According to Foreknowledge
1 Peter 1:1
1 Peter Lesson #010
April 2, 2015
“Father, we’re thankful for the opportunity we have to come together and focus upon Your Word and be reminded of your grace, to be reminded of Your character, Your attributes, and to be reminded that You control history. Even though things look chaotic and out of control from our perspective, we know that nevertheless, You are working out Your plan and purpose. We know that nothing man can do can override Your plan and purpose. On the other hand we’re not automatons; we are not robots. You do not decree every decision and every act, and You allow human beings the freedom to utilize their individual responsibilities and volition to make decisions. And for that, we often suffer many consequences. Father, as we face negative consequences, whether it’s personal or nationally, we know the only way to recover is to trust in You. The only way to have peace and stability in life is to walk consistently with You. We pray that we might always be reminded of that, and that we might keep our focus on You, because You are the only source of hope and stability. Now Father, as we study Your Word tonight in a very difficult doctrine, we pray that You will help us to understand as we seek through these things, and that the Holy Spirit will make them a little bit more clear to us each time we go through this material. We pray this in Christ’s name. Amen.”
Before we get started on our study of 1 Peter tonight, we’re going to have a couple of areas of social commentary today. Remember on Tuesday night when we were in Samuel I, was focusing on the whole issue of hope in the midst of despair. The focus of that particular message was not on the fact that we despair. We all despair. We all have times when we’re overwhelmed by circumstances. It’s what we do with it that matters. Everyone faces that as part of life. It’s part of being a fallen creature, but we all fall prey to these negative emotions or these temptations to negative emotions because of the pressure of the circumstances around us.
We live in a generation now where I think this is going to become more and more of a challenge for every believer to keep their mental attitude focused on the rock that is our source of stability and not on the ever-changing shifting sands of political leadership. This is an important theme I’ll be hitting again and again over the next eighteen or twenty months as we are entering into another presidential campaign.
I think it’s important for us to be reminded that ultimately God is in control, and the ultimate solution isn’t political. That doesn’t mean that politics isn’t important and crucial. We saw that in our lesson on Esther not long ago, that God was in control of the situation of the Jews in Persia, but Esther got involved. She didn’t just say, “Well, I’m just going to pray about it because God’s going to solve the problem.” God works in and through the individual involvement of people. He worked in and through the spiritual involvement of Hannah. We saw that on Tuesday night. God’s working out of His plan and purpose is not apart from our individual responsibility. We can’t get so focused on these things that when things don’t go the way we might like or the way we might hope, we just cave into despair and anguish and frustration.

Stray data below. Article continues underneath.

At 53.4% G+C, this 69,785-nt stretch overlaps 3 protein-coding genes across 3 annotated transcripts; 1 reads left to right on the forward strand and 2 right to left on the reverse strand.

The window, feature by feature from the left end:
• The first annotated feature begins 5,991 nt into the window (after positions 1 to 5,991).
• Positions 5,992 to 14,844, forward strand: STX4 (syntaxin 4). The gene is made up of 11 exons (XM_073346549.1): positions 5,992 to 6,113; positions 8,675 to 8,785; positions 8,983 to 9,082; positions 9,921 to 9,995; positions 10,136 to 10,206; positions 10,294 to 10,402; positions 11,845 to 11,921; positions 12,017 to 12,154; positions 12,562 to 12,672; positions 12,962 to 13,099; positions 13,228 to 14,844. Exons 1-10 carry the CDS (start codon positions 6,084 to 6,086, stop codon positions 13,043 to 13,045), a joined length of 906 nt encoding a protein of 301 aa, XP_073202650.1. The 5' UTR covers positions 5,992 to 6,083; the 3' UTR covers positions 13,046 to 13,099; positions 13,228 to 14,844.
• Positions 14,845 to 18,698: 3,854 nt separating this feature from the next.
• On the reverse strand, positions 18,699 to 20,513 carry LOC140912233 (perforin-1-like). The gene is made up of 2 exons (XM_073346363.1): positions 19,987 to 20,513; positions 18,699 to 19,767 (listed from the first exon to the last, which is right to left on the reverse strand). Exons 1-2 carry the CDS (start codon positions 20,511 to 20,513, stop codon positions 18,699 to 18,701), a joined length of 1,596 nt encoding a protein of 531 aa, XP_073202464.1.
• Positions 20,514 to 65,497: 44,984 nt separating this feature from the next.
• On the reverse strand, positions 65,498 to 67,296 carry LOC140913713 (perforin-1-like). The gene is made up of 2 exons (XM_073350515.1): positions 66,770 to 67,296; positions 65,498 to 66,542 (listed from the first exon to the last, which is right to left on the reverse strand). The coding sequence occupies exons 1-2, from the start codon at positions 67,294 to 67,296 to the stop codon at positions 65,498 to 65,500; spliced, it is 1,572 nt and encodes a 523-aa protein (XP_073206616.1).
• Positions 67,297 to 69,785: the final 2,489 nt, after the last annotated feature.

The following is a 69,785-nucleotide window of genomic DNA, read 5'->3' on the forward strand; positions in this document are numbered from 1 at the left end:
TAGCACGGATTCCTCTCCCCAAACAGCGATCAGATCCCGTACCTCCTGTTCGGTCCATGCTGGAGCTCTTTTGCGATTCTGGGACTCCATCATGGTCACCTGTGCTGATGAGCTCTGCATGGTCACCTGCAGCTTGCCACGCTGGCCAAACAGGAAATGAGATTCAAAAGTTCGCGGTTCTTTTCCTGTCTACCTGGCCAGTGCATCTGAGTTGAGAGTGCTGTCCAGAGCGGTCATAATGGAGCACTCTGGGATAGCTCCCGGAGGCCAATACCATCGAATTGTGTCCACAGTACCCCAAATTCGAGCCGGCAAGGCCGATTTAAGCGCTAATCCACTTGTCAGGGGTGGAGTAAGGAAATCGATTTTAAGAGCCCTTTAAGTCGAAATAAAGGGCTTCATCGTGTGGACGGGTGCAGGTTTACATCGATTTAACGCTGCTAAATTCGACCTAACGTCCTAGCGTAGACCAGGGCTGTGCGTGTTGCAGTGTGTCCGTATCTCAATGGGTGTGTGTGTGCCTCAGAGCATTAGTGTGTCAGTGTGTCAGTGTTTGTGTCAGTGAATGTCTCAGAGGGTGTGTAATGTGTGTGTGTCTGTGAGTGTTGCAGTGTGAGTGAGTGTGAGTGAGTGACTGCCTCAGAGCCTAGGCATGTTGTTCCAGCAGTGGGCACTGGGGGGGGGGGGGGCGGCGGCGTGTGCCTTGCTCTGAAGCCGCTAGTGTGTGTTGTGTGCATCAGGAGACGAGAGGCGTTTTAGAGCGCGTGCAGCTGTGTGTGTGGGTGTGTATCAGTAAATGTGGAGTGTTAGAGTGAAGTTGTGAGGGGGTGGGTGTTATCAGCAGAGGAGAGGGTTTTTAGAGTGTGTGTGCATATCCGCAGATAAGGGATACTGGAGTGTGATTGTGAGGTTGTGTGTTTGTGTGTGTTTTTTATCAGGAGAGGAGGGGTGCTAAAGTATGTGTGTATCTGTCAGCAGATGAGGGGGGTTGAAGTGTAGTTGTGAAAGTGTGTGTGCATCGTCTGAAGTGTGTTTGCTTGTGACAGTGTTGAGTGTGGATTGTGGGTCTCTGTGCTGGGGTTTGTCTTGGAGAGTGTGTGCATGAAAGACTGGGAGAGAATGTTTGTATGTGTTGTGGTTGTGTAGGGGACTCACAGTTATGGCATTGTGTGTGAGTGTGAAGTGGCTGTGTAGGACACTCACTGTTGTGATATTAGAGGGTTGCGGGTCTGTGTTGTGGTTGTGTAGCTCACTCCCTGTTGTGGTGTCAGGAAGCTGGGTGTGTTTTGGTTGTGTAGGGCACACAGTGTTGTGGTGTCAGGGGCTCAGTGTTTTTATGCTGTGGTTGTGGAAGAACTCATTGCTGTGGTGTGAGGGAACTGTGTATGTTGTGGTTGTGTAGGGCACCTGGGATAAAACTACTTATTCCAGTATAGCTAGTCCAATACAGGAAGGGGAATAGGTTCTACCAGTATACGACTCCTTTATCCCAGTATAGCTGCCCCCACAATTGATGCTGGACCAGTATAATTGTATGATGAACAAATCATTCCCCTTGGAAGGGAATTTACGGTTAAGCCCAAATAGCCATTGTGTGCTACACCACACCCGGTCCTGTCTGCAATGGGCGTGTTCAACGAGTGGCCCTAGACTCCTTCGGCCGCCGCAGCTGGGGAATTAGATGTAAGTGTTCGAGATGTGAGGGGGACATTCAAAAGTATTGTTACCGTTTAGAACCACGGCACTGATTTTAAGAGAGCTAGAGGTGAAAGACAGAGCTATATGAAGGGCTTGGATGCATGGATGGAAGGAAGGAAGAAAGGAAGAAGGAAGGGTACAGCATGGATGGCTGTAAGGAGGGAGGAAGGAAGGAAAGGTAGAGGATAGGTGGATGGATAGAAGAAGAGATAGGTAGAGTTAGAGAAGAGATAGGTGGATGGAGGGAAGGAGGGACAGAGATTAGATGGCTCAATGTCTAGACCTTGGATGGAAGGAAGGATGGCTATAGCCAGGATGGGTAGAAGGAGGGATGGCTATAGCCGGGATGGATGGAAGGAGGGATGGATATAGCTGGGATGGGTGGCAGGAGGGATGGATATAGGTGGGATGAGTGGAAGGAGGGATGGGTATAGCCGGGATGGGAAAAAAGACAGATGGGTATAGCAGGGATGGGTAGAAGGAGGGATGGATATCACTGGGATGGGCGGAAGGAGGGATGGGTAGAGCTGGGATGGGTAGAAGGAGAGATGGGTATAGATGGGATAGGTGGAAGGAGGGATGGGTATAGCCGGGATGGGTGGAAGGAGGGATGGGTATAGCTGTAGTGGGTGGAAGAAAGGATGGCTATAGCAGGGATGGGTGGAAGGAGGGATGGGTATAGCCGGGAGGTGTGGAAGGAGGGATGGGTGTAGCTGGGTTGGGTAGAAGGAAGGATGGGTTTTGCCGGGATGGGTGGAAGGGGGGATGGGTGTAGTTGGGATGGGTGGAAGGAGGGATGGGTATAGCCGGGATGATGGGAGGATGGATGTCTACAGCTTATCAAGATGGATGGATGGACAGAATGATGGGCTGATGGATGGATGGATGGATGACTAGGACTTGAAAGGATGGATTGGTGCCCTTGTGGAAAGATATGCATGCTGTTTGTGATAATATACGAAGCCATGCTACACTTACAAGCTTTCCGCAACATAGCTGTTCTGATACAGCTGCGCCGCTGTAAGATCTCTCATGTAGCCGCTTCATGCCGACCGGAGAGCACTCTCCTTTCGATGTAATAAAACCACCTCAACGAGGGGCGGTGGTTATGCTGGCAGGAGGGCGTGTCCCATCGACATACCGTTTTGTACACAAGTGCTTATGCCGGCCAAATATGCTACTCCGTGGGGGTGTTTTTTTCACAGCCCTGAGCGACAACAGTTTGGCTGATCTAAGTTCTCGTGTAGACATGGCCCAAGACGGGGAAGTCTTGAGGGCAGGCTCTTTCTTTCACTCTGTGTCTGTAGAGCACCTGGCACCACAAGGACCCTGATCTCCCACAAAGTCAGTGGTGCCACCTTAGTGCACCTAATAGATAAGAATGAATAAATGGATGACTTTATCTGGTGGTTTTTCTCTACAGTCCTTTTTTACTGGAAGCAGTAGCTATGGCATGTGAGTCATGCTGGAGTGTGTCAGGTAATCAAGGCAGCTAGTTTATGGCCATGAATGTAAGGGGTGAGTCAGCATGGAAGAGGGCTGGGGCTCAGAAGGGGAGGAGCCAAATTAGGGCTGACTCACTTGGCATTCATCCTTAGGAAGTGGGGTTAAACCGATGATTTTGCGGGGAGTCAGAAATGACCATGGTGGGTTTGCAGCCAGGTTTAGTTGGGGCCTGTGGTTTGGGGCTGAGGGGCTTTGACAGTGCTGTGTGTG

We’ve got a couple of things facing us that have been dominating the news this week. It used to be I remember when there was one or two things like this a year, not two or three things like this every week. I think that’s an indication of the internal collapse of western civilization as a whole, and the United States in particular. It doesn’t mean it’s hopeless. I think there have been times in this country when times were a lot worse.
In the 1850s things got a lot worse. In the early part of the 1800s things were certainly dicey in terms of the spiritual life. This is what led to the Second Great Awakening when the level of atheism or secularism as we might call it today, and immorality that was occurring on the university campus, increased. That’s where part of the Second Great Awakening began.
What’s important is what I taught the other night. We have to humble ourselves under the mighty hand of God. And God uses believers. Now, more than any time in history, we need to be responsible citizens. We have two situations we need to be aware of. The primary one I just wanted to mention tonight is this situation with this “religious freedom act” that has been so attacked in Indiana, and now when the Arkansas legislature signed it, it’s been attacked. Both of these weasels who are governors have crawfished because of the pressure that’s put on them.